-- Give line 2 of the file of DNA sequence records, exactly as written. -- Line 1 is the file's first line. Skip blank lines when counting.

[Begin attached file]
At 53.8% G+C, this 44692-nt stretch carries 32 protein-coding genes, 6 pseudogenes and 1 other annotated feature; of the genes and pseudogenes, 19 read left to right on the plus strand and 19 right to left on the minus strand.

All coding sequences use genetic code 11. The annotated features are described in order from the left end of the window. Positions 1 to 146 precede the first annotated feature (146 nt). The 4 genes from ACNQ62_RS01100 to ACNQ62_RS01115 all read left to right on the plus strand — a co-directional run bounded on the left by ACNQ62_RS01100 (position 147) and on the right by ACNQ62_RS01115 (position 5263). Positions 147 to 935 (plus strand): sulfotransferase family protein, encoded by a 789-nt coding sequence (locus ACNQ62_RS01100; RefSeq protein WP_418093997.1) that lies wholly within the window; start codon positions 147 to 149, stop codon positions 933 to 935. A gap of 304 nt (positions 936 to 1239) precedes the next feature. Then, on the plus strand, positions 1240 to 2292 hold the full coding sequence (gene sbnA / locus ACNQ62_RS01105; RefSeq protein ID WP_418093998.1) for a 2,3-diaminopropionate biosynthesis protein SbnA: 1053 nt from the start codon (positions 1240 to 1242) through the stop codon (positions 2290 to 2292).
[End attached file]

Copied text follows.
All coding sequences use genetic code 11. The annotated features are described in order from the left end of the window. Positions 1 to 146 precede the first annotated feature (146 nt). The 4 genes from ACNQ62_RS01100 to ACNQ62_RS01115 all read left to right on the plus strand — a co-directional run bounded on the left by ACNQ62_RS01100 (position 147) and on the right by ACNQ62_RS01115 (position 5263). Positions 147 to 935 (plus strand): sulfotransferase family protein, encoded by a 789-nt coding sequence (locus ACNQ62_RS01100; RefSeq protein WP_418093997.1) that lies wholly within the window; start codon positions 147 to 149, stop codon positions 933 to 935. A gap of 304 nt (positions 936 to 1239) precedes the next feature. Then, on the plus strand, positions 1240 to 2292 hold the full coding sequence (gene sbnA / locus ACNQ62_RS01105; RefSeq protein ID WP_418093998.1) for a 2,3-diaminopropionate biosynthesis protein SbnA: 1053 nt from the start codon (positions 1240 to 1242) through the stop codon (positions 2290 to 2292).